You get a lot of email. Probably more than you can handle.
And you are not alone. We live in a culture where email overload is accepted as a fact of professional life -- a post-apocalyptic dystopia of over-stuffed inboxes, vibrating cell phones and never-ending “pings" emanating from our computers and devices. The smartphone has made email more convenient, but also omnipresent and, at times, seemingly inescapable.
The average person who uses email for work sent and received a whopping 110 emails per day in 2012, according to The Radicati Group, a technology market research firm. And there is no end in sight: The Radicati Group estimates that the volume of business emails, which make up the majority of messages, is expected to rise at a rate of about 13 percent per year over the next few years.
This much is true: You can’t escape email. But you can tame it, and reduce your stress and boost your productivity while you’re at it.
"Being overwhelmed by email interferes with your brain's ability to think and hampers your creativity, as well as increasing stress," Joanne Cantor, Ph.D., a self-described "recovering cyber-addict," and the author of Conquer CyberOverload: Get More Done, Boost Your Creativity, and Reduce Stress, wrote in an email management memo she sent to The Huffington Post.
So, while you may be staring down a ridiculously overstuffed inbox, fear not! Here are five ways to make sure your email never overwhelms you again.
"You've got to be ruthless about what you want in your inbox," said Monica Seeley, Ph.D., who authored Brilliant Email: How to Win Back Time and Increase Your Productivity. "The first thing you have to ask is why do you have so much email."
Do you wake up to news of sales at Banana Republic, updates from the town council where you lived one summer, and daily deal offers for Botox? (We're looking at you, Living Social.) Do you really need to be cc'd on everything at work?
Spending some time unsubscribing now will save you considerable time and annoyance down the line.
"In order to de-stress, you have to do some work up front," said Mark Hurst, a consultant and the author of Bit Literacy: Productivity in the Age of Information and E-mail Overload.
And if you can't unsubscribe from certain non-essential listserves, set up filters so the messages skip your inbox and go straight to a designated folder.
Send Fewer Emails
When it comes to sending unnecessary emails, we’re our own worst enemies. We’ve all been guilty of emailing someone in the same room, or even the person sitting right next to us -- and it has to stop.
Before you hit “send,” ask yourself: Is email the best way to communicate what I have to say? Would it be easier, faster or more productive to pick up the phone or to send an instant message? Or could I even walk over to somebody’s desk or office and speak to them -- gasp! -- face to face?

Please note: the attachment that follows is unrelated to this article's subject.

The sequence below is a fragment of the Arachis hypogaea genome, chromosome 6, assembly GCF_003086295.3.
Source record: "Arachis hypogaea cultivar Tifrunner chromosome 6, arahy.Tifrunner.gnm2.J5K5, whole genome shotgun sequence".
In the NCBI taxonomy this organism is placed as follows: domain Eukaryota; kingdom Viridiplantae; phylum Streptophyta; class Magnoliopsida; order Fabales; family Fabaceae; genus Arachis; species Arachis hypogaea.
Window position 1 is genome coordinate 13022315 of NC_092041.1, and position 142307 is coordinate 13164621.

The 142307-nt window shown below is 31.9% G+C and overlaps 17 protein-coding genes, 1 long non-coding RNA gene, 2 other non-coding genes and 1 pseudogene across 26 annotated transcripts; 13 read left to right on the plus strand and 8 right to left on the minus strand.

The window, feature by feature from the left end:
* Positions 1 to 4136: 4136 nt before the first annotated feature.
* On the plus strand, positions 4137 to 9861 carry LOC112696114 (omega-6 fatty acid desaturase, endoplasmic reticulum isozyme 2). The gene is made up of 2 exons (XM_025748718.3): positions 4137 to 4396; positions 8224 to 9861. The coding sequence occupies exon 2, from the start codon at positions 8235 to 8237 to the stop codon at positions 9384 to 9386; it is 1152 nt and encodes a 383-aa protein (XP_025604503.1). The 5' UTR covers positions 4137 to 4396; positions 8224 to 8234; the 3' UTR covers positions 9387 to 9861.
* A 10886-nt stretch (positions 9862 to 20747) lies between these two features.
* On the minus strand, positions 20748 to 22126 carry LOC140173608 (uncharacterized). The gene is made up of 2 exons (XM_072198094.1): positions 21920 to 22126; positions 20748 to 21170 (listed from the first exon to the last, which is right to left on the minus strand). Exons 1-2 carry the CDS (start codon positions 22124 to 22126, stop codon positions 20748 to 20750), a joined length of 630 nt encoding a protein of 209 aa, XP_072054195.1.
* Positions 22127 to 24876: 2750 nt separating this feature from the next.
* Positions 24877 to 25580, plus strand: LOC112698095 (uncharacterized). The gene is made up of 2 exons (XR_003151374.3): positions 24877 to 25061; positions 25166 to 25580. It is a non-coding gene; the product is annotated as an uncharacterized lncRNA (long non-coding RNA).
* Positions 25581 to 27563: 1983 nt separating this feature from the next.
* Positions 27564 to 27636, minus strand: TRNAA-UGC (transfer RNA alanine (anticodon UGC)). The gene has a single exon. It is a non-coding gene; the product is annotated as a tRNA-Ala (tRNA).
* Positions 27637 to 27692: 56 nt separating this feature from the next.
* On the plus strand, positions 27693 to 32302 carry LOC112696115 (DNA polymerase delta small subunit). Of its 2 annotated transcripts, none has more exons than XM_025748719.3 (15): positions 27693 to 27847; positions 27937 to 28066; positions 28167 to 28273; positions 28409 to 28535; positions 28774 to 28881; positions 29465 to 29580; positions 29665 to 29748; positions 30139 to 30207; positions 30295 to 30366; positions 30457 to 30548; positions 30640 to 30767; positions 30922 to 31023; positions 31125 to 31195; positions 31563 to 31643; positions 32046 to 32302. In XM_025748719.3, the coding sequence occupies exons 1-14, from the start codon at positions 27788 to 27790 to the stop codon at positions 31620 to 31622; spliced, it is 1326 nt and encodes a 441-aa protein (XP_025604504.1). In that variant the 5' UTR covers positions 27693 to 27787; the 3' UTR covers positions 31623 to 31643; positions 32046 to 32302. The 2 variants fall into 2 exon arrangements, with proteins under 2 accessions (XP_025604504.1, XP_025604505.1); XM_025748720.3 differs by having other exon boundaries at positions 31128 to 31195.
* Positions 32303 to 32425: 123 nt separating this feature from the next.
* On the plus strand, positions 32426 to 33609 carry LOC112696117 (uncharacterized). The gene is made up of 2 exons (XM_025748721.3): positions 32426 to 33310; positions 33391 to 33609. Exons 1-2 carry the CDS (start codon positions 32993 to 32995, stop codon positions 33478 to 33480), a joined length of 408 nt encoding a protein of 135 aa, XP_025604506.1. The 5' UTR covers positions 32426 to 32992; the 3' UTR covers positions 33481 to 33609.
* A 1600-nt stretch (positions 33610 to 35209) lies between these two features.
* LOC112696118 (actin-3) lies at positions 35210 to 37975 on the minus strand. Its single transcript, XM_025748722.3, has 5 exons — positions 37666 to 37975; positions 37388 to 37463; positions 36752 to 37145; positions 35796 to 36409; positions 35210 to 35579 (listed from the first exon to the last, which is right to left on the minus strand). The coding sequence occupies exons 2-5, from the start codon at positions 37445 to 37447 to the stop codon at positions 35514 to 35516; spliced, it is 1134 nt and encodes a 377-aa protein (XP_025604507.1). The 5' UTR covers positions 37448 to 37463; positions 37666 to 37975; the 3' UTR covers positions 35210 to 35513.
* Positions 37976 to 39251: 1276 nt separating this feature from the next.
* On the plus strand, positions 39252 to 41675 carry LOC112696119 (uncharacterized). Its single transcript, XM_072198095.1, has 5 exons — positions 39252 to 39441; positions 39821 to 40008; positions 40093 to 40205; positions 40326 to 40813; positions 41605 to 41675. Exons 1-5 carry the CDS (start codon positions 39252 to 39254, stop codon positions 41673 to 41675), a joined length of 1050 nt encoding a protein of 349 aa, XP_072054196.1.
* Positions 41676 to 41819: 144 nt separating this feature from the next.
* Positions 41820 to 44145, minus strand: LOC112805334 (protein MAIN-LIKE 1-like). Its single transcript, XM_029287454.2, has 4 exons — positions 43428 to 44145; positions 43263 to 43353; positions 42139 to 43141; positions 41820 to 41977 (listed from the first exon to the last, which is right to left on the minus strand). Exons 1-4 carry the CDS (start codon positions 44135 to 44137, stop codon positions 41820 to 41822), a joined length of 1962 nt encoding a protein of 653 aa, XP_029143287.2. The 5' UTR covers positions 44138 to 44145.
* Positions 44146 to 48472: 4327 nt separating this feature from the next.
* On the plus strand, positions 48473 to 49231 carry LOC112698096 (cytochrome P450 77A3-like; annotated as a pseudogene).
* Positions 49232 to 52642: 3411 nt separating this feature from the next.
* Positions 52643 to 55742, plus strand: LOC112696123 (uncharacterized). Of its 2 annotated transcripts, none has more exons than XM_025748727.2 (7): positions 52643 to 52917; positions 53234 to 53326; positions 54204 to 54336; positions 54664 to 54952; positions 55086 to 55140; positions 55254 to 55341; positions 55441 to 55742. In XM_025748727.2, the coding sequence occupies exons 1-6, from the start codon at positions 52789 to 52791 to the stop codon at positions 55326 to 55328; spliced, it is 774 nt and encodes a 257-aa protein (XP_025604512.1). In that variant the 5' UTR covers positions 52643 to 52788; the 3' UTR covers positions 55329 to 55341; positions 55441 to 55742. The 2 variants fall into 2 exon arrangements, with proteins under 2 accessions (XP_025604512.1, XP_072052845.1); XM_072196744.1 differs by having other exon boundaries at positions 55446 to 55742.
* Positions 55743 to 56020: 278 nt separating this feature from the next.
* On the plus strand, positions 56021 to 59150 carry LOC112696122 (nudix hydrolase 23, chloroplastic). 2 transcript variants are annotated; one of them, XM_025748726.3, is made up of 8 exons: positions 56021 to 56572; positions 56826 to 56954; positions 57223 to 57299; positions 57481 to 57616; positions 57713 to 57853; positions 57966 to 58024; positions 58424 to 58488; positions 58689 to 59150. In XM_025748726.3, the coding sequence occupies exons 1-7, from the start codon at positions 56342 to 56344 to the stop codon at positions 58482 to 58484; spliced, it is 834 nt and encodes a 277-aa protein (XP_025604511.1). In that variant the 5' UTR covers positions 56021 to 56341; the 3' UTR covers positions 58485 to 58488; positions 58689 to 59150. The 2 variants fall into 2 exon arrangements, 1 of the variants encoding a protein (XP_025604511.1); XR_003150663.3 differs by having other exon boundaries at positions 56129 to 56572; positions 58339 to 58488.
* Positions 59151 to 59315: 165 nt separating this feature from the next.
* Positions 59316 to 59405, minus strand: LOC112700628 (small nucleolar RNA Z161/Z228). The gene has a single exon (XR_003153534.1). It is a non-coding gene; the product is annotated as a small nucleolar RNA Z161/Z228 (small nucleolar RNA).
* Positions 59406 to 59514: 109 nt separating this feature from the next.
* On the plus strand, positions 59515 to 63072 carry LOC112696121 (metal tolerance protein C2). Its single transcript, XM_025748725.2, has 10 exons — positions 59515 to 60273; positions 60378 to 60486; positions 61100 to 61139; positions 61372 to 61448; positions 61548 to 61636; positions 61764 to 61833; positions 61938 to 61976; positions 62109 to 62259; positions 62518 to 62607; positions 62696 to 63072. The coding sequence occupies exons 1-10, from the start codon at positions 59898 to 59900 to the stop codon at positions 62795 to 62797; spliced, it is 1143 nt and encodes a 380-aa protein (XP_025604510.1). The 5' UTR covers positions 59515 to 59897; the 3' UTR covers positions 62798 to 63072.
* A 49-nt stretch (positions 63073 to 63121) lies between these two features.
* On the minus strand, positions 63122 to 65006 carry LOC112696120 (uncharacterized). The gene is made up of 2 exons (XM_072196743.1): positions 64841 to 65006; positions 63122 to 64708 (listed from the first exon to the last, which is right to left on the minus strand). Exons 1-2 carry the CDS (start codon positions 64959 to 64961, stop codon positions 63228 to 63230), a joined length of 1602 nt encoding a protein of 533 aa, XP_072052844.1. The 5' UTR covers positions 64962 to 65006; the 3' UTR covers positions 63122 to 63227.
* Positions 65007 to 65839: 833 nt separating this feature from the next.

Fortunately, there are tools out there that can help. Campfire, a group chat program with file sharing, and Yammer, which bills itself as "the enterprise social network," allow for collaboration and communication without clogging your inbox.
Whether you opt for an actual program or just a change of your own email habits, what’s important is that you do something. As Seeley notes, "The more you send, the more you're going to receive."
Empty your inbox!
Get emails out of your inbox as quickly as possible, said Hurst.
"The most common reason for overload," Hurst argues in Bit Literacy, "is that people often use the inbox for purposes it wasn't designed for ... the inbox is appropriate only as a temporary holding place for emails, briefly before they're deleted or moved elsewhere."
Hurst's solution is to get every message to the right place as quickly as possible: Reply to emails that take less than two minutes to answer, file or archive what needs to be filed, put action items on a to-do list and put calendar items on your calendar.
"Put everything where it belongs," Hurst said. "Once that's done, your inbox is empty."
Email overload isn’t just annoying and counterproductive -- it can actually be bad for your health.
The sound of the new email ping from your phone or computer can actually raise your heart rate and blood pressure, Cantor said. But that's not all -- being interrupted by the new email takes our attention away from the task at hand: the work we're actually doing. It takes time to get focused again after checking your inbox, Cantor said, extending the time it takes to actually get stuff done.
Some companies have even experimented with ways to free their employees from email. PBD Worldwide, a third-party distribution company, has "email-free Fridays,” and in general, employees are encouraged to check their email no more than once every 30 minutes.
So for the sake of your health, try, try, try not to check your email as often. You probably won't miss much. A survey last year from Mimecast, a company that builds email management software, found that only 39 percent of business email is "essential" or "of critical importance" for work.
Own Your Inbox (Don't Let It Own You)
There are a number of email productivity apps -- Mailbox, Boxer and Sanebox -- that promise to help people organize their inboxes. But Hurst said that more than apps and tools, successful email management requires a change in our relationship with technology -- specifically, being disciplined and taking responsibility for our own habits.
"You -- the user -- are in control," Hurst said. "The human is the most important part of the system -- not the latest tool, not the latest feature. And as long as people abdicate that responsibility [of email management] to the technology, they will remain stressed and overloaded and anxious."
How do you make sure email doesn't control your life? Leave a comment, or send us an email (yes, we understand the irony here) at firstname.lastname@example.org.